Our Deportation Laws Favor Deportees to the Prejudice of all Canadians

This post is part of The Exchange. The opinions expressed by contributors shared on The Exchange do not necessarily reflect the policies or positions of CIJA, its staff, or Board of Directors.


There was a recent National Post story about dozens of people who are appealing to Trudeau’s Liberal government not to deport terror suspect Mohammed Harkat to Algeria, claiming he poses no threat to Canadians.

The obvious interest hook in this story is that one of those who has joined the lobby is none other than Prime Minister Trudeau’s brother Alexandre. Other less notables include Green Party Leader Elizabeth May, former UN Ambassador Stephen Lewis and Omar Khadr’s lawyer, Denis Edney.

Interesting that these Harkat well-wishers presume they know and have better information on whether Harkat has terrorist ties and is still a threat to Canadians than our Canadian authorities who, on the basis of information developed in that regard, are in the process of trying to deport Harkat.

Another account notes that Alexandre Trudeau has been supporting Harkat for the last ten years in his bid to avoid being deported.

It should come as no surprise that Alexandre Trudeau is supporting an accused Muslim terrorist’s fight to remain in Canada despite presumably solid intelligence supporting the government’s efforts to deport him. You may recall it was Alexandre Trudeau who, back in 2008, supported unrepentant al-Qaeda Jihadist Omar Khadr’s bid to be returned to Canada from Gitmo.

Of course, Harkat denies he is a terrorist. What else would you expect? It seems however, his appeal to the government to halt deportation proceedings and allow him to remain in Canada is his allegation that if he is returned to his native Algeria, he is at risk of torture. Really?

Ask yourself, why would an ordinary innocent person who returns to his native country 15 years after leaving the same, be at risk of torture by a government different than the one he left?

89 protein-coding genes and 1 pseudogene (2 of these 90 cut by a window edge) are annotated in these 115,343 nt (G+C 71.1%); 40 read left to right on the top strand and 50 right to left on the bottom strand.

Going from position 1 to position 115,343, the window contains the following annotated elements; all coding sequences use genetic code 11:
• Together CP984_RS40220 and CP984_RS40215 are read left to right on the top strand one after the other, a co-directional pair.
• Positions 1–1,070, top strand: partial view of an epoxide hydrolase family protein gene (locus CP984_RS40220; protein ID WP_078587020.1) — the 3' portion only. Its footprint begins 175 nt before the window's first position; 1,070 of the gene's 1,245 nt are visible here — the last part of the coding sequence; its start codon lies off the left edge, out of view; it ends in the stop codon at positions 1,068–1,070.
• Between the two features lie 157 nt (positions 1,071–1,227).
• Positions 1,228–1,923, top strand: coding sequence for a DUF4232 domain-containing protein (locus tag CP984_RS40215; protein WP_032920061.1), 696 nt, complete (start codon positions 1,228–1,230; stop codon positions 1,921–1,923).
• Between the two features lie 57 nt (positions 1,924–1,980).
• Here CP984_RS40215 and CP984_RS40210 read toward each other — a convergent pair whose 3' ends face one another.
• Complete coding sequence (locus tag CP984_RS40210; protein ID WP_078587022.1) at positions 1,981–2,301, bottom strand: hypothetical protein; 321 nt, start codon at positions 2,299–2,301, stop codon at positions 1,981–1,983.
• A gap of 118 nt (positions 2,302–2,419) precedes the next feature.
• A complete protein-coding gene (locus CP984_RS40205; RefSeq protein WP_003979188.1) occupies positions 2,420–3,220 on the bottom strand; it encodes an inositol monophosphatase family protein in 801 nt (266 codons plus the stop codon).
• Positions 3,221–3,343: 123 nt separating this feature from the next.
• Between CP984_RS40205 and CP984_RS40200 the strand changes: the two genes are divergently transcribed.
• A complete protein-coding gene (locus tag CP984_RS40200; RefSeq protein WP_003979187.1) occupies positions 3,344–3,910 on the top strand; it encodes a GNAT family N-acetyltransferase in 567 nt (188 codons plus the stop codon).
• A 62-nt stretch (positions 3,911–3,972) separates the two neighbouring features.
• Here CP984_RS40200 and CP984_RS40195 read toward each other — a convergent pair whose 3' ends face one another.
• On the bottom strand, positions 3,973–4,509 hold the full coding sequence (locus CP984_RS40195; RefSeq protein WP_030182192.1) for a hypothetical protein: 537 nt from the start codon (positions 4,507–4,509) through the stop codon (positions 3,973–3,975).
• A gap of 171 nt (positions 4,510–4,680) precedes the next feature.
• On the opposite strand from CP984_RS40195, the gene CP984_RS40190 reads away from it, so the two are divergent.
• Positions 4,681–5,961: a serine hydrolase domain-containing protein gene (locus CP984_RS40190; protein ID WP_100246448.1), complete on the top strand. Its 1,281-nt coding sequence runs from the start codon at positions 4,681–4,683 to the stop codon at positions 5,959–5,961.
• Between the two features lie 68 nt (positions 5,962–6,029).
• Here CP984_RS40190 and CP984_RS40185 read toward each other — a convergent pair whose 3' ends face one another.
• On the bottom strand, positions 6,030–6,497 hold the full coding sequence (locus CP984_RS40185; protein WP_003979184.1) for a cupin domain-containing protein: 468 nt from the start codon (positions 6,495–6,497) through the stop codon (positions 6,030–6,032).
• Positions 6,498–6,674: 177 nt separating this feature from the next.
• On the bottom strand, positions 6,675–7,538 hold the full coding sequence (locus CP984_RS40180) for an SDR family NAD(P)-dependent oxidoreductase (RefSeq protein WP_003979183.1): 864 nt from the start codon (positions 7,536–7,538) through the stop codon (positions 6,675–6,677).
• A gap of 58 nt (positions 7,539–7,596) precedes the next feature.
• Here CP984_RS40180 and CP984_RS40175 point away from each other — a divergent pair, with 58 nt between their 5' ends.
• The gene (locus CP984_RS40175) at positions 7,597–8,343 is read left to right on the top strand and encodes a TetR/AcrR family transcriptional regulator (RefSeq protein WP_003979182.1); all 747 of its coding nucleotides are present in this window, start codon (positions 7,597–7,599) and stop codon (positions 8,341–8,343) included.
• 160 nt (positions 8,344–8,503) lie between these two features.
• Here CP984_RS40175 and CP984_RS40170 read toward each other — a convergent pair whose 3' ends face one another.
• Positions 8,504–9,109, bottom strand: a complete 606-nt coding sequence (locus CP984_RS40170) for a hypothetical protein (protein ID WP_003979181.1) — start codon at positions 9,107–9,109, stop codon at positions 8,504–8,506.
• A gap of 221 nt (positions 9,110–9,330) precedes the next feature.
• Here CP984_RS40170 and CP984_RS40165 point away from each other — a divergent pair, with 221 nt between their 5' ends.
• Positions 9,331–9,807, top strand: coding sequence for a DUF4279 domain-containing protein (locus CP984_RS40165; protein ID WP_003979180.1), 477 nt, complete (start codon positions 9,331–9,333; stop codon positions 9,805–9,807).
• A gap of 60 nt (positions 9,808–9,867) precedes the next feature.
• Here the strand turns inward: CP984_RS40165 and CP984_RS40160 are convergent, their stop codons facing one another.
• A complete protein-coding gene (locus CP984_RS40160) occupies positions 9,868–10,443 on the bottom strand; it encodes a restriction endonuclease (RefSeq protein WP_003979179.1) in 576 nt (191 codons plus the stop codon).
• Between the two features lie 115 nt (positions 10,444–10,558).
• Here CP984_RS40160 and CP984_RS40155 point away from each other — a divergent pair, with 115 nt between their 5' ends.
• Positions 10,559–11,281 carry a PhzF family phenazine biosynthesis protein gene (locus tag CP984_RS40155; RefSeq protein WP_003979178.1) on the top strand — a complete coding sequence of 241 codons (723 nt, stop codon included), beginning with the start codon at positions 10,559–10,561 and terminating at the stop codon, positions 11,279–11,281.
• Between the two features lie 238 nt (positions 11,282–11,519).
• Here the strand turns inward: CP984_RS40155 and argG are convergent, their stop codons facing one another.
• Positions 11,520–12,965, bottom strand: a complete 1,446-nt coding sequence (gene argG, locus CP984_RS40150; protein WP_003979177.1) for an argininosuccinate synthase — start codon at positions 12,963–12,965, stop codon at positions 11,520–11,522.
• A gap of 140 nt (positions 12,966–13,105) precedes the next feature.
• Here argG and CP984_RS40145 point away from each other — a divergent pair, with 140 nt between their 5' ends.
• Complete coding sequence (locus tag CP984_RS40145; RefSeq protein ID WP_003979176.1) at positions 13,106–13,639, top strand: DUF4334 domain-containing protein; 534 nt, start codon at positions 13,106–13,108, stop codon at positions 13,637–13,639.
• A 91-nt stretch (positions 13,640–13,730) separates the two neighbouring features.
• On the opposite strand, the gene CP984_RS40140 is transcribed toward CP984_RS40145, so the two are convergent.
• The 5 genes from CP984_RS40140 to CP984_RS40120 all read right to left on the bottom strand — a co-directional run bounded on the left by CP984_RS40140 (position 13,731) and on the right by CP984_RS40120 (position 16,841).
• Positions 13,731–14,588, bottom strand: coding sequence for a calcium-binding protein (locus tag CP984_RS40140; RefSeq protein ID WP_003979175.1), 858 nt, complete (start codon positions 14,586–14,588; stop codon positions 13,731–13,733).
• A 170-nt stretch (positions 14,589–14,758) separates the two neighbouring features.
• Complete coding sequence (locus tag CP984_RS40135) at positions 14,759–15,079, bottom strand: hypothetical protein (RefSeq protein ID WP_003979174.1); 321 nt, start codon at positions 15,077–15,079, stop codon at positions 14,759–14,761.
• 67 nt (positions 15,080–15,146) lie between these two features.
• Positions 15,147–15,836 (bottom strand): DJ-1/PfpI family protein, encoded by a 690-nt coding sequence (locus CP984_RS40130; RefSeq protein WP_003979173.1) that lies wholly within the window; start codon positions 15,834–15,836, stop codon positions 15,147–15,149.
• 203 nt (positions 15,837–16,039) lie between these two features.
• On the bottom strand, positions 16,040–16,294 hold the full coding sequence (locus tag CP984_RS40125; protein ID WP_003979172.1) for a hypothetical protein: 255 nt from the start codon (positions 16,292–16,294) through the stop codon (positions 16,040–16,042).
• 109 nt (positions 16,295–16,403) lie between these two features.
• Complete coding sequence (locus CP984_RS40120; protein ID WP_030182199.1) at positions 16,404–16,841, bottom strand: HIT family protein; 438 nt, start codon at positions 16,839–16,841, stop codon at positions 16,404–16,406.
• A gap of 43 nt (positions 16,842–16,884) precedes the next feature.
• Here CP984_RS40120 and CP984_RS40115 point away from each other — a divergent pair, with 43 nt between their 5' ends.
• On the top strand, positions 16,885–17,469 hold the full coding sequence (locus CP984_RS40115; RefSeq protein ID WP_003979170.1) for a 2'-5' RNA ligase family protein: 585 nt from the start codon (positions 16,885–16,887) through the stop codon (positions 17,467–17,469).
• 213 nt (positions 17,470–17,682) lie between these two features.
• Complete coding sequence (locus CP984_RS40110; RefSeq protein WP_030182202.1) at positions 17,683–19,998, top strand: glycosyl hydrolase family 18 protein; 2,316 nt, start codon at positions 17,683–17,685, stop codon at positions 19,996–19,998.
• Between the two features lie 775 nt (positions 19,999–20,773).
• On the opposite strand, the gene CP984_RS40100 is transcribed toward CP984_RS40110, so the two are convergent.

Ask yourself as well, in these times when many Western-hating radical Islamist groups, like al-Qaeda and ISIS, are under surveillance by the Center for Strategic and International Studies (CSIS) and other Canadian authorities – some having already been charged and convicted of plotting and actually attacking, injuring and murdering Canadians in the name of Allah – should we, the people, just blithely accept Harkat’s word?

Should we blithely accept the word of Harkat’s well-wishers that he is no longer a threat to Canadians and should stay in Canada despite the evidence against him?

Common sense, that appears to be missing from the calculus of Alexandre Trudeau and his fellow pro-Harkat lobbyists, screams absolutely not.

There is however, a much larger and critically important point that these articles unwittingly make.

This article shines a harsh light on the inefficiencies, if not downright incompetence of our government, Department of Immigration and associate agencies like Canada’s Border Security Services (CBSS) in particular, with regard to Canadian laws and the process of charging, prosecuting and, upon conviction, deporting immigrants who are found to have terrorist connections, have breached Canadian criminal laws, or have gained entry to Canada based on false and fraudulent information.